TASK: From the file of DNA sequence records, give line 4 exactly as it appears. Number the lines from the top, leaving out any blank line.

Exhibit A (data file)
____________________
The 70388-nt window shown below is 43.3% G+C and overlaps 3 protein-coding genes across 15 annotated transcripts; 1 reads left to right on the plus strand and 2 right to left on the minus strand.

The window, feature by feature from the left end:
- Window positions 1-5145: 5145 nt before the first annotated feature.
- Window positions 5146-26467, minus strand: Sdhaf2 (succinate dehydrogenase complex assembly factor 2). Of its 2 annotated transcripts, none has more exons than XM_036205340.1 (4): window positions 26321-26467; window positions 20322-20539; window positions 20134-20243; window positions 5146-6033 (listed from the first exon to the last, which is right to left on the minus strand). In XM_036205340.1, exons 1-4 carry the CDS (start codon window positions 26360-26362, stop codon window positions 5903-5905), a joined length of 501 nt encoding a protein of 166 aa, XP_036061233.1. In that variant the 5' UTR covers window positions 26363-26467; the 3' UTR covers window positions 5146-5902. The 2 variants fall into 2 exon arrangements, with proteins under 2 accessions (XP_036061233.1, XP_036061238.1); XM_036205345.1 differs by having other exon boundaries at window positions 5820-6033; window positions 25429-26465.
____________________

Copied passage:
- Window positions 5146-26467, minus strand: Sdhaf2 (succinate dehydrogenase complex assembly factor 2). Of its 2 annotated transcripts, none has more exons than XM_036205340.1 (4): window positions 26321-26467; window positions 20322-20539; window positions 20134-20243; window positions 5146-6033 (listed from the first exon to the last, which is right to left on the minus strand). In XM_036205340.1, exons 1-4 carry the CDS (start codon window positions 26360-26362, stop codon window positions 5903-5905), a joined length of 501 nt encoding a protein of 166 aa, XP_036061233.1. In that variant the 5' UTR covers window positions 26363-26467; the 3' UTR covers window positions 5146-5902. The 2 variants fall into 2 exon arrangements, with proteins under 2 accessions (XP_036061233.1, XP_036061238.1); XM_036205345.1 differs by having other exon boundaries at window positions 5820-6033; window positions 25429-26465.